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March 2, 2011

Aligning Incentives for Academic Physicians to Improve Health Care Quality

Author Affiliations

Author Affiliations: Departments of Medicine and Health Policy, Management and Evaluation, University of Toronto (Drs Dhalla and Detsky); Department of Medicine and Keenan Research Centre of the Li Ka Shing Knowledge Institute, St. Michael's Hospital (Dr Dhalla); and Department of Medicine, Mount Sinai Hospital and University Health Network (Dr Detsky), Toronto, Ontario, Canada.

JAMA. 2011;305(9):932-933. doi:10.1001/jama.2011.234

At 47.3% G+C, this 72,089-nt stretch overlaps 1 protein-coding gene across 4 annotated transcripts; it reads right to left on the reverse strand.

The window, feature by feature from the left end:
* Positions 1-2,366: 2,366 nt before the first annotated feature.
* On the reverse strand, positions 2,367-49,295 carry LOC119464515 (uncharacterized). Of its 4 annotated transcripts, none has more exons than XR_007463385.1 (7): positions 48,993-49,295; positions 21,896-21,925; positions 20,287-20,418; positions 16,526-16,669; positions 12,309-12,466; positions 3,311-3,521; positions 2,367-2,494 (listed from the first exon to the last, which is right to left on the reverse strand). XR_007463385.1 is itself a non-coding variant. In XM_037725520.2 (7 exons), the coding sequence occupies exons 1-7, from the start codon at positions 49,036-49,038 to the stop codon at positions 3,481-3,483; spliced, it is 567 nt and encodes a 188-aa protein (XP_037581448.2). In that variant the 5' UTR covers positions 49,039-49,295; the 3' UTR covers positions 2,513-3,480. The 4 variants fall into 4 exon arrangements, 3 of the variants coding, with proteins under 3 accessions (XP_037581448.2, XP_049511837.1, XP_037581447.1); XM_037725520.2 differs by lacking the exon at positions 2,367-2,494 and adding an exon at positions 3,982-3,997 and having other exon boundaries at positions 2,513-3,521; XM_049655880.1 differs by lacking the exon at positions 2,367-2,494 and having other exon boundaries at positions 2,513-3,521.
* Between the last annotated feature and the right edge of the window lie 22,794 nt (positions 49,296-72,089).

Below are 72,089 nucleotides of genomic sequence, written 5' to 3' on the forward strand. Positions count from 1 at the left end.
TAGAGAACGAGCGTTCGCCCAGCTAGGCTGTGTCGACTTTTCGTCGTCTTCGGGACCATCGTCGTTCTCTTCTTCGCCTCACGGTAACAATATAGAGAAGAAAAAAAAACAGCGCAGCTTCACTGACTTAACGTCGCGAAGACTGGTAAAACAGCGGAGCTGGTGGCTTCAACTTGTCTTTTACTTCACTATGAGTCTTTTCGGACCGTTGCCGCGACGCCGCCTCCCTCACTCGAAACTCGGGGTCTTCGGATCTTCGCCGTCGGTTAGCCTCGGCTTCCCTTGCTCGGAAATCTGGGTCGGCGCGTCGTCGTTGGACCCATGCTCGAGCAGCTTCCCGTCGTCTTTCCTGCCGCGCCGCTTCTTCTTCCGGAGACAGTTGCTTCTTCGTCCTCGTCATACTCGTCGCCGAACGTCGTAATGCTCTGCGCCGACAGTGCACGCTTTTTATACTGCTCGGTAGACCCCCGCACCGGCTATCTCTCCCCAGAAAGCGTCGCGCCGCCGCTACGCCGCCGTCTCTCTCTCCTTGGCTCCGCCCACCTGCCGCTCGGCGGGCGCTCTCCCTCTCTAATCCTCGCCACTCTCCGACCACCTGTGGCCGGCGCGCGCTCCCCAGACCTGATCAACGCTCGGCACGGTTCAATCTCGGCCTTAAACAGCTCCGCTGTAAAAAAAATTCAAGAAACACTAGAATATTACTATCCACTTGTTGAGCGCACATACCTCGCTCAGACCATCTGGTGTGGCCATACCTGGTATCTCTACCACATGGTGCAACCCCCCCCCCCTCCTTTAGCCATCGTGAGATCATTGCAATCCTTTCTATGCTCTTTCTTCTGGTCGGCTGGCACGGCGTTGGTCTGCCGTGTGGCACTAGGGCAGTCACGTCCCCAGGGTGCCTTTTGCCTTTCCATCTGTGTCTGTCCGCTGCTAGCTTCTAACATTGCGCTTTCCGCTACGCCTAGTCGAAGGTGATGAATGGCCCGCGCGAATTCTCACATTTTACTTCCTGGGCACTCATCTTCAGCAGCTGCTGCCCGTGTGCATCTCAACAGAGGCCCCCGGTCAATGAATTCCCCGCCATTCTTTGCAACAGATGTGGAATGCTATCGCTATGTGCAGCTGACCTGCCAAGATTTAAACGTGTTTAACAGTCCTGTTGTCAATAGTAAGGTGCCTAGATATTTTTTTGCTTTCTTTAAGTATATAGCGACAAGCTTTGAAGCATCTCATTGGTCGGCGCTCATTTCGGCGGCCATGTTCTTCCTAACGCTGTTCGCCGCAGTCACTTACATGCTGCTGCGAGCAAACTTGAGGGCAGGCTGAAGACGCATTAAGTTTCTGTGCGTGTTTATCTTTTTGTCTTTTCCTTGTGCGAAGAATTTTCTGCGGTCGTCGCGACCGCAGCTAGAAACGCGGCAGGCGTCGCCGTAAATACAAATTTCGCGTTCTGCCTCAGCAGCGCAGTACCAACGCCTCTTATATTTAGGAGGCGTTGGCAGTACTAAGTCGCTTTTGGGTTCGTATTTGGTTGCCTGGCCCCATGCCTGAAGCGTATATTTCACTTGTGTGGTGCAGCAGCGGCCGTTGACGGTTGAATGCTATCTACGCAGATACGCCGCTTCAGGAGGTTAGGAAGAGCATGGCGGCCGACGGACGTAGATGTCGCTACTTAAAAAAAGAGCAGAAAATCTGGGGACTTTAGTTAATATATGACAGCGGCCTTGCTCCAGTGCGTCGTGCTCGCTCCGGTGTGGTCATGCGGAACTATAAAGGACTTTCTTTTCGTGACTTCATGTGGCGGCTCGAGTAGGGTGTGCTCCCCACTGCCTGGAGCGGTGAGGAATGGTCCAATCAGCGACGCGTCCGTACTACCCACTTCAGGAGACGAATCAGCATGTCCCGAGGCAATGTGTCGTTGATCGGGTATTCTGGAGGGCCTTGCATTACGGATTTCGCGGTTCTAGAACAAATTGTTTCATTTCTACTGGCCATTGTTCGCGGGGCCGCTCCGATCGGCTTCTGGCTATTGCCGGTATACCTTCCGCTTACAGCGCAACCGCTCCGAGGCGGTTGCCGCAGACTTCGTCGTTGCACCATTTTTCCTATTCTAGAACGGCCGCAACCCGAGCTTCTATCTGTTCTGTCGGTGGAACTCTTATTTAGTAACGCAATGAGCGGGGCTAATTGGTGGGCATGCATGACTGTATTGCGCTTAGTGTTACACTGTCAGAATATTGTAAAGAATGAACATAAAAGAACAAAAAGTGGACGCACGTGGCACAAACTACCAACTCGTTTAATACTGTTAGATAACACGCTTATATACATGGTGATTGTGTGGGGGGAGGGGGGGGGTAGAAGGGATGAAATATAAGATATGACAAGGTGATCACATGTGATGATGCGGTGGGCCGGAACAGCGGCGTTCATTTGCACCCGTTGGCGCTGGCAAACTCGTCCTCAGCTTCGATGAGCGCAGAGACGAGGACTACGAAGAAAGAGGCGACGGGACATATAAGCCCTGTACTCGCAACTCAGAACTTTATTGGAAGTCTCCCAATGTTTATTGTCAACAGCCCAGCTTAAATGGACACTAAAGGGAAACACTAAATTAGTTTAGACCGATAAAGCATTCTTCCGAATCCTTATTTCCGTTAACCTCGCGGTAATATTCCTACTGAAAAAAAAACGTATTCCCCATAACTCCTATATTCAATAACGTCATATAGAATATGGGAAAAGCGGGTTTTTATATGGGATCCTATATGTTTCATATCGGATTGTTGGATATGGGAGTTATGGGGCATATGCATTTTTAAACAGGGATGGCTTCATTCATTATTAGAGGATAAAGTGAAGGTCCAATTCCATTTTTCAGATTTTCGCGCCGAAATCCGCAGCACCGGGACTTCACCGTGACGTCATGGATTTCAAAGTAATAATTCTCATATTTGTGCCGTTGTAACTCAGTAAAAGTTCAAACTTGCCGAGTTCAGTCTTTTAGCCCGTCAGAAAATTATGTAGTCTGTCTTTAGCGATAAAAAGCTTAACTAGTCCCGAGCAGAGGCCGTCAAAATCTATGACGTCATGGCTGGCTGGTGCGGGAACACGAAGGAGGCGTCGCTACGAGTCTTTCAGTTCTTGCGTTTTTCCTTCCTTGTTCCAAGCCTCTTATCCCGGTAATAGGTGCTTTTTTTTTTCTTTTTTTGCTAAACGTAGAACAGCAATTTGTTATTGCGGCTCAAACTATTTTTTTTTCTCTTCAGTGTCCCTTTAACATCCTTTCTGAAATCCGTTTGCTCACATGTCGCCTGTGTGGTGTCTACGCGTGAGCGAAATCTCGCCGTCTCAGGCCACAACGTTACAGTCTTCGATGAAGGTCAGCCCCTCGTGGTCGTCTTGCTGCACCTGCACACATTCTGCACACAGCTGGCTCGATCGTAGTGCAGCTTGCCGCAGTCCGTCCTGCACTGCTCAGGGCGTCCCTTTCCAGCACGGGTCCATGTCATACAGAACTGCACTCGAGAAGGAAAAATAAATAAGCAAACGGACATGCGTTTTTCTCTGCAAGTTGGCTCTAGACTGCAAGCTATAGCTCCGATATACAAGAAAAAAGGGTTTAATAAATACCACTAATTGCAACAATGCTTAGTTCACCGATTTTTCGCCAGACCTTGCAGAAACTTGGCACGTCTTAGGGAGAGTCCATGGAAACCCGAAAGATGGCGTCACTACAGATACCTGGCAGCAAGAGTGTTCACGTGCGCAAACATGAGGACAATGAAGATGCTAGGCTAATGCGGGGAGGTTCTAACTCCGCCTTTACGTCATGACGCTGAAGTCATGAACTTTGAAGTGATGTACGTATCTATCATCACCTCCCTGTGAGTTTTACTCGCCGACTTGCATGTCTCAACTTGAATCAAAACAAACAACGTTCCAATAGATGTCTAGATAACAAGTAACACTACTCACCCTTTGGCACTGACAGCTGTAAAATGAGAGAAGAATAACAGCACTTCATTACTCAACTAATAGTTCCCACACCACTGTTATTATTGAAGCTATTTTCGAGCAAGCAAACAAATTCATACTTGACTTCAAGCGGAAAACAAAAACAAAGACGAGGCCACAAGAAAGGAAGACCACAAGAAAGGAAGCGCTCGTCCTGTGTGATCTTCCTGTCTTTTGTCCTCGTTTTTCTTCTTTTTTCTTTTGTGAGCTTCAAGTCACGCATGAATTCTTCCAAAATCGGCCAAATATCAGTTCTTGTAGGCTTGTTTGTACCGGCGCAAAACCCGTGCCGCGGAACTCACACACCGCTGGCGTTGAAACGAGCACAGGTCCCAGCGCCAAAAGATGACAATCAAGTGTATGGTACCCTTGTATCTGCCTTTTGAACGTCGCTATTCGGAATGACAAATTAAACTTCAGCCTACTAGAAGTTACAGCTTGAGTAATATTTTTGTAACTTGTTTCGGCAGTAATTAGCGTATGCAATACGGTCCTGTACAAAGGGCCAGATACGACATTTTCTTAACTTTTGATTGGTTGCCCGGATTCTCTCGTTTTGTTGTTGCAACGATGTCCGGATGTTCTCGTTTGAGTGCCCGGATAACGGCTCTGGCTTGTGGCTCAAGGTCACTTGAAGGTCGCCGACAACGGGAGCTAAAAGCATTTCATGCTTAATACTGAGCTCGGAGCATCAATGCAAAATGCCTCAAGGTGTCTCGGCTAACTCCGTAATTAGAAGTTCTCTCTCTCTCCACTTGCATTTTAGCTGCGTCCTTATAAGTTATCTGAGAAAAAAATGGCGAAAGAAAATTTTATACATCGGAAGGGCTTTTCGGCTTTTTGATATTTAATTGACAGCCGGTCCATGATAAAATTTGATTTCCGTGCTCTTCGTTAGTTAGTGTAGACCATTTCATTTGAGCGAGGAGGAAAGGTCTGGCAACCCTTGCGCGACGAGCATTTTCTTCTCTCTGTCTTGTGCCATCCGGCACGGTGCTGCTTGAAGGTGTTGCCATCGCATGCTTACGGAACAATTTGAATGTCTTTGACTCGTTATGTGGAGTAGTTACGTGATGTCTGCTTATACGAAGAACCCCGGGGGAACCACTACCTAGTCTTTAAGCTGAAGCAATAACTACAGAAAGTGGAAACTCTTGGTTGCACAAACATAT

Academic health science centers play a leading role in the development of new knowledge,1 yet the quality of care in academic hospitals is on average only modestly better than that of care provided by community hospitals.2 However, averages are also misleading. In one study evaluating care of patients with acute coronary syndrome, 15 of the 20 top-performing institutions were community hospitals.3 Indeed, many organizations that have been at the forefront of the quality improvement movement, such as Intermountain Healthcare and Geisinger Health System, are not among the highest-ranked academic centers in terms of research grants and research productivity.

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